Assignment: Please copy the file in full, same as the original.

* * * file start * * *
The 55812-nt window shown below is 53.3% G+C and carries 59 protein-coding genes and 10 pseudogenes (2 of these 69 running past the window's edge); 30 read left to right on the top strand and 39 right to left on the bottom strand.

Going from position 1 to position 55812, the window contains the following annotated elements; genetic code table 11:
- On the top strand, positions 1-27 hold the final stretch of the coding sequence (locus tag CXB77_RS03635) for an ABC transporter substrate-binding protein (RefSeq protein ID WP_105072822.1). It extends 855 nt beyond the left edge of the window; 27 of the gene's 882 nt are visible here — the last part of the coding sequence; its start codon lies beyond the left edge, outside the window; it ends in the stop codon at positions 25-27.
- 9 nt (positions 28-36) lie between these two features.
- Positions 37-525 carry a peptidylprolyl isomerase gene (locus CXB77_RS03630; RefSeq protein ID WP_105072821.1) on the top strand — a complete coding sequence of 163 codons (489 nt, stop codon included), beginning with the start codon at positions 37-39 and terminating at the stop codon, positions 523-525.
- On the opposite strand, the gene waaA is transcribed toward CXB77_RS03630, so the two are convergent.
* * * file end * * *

The 55812-nt window shown below is 53.3% G+C and carries 59 protein-coding genes and 10 pseudogenes (2 of these 69 running past the window's edge); 30 read left to right on the top strand and 39 right to left on the bottom strand.

Going from position 1 to position 55812, the window contains the following annotated elements; genetic code table 11:
- On the top strand, positions 1-27 hold the final stretch of the coding sequence (locus tag CXB77_RS03635) for an ABC transporter substrate-binding protein (RefSeq protein ID WP_105072822.1). It extends 855 nt beyond the left edge of the window; 27 of the gene's 882 nt are visible here — the last part of the coding sequence; its start codon lies beyond the left edge, outside the window; it ends in the stop codon at positions 25-27.
- 9 nt (positions 28-36) lie between these two features.
- Positions 37-525 carry a peptidylprolyl isomerase gene (locus CXB77_RS03630; RefSeq protein ID WP_105072821.1) on the top strand — a complete coding sequence of 163 codons (489 nt, stop codon included), beginning with the start codon at positions 37-39 and terminating at the stop codon, positions 523-525.
- On the opposite strand, the gene waaA is transcribed toward CXB77_RS03630, so the two are convergent.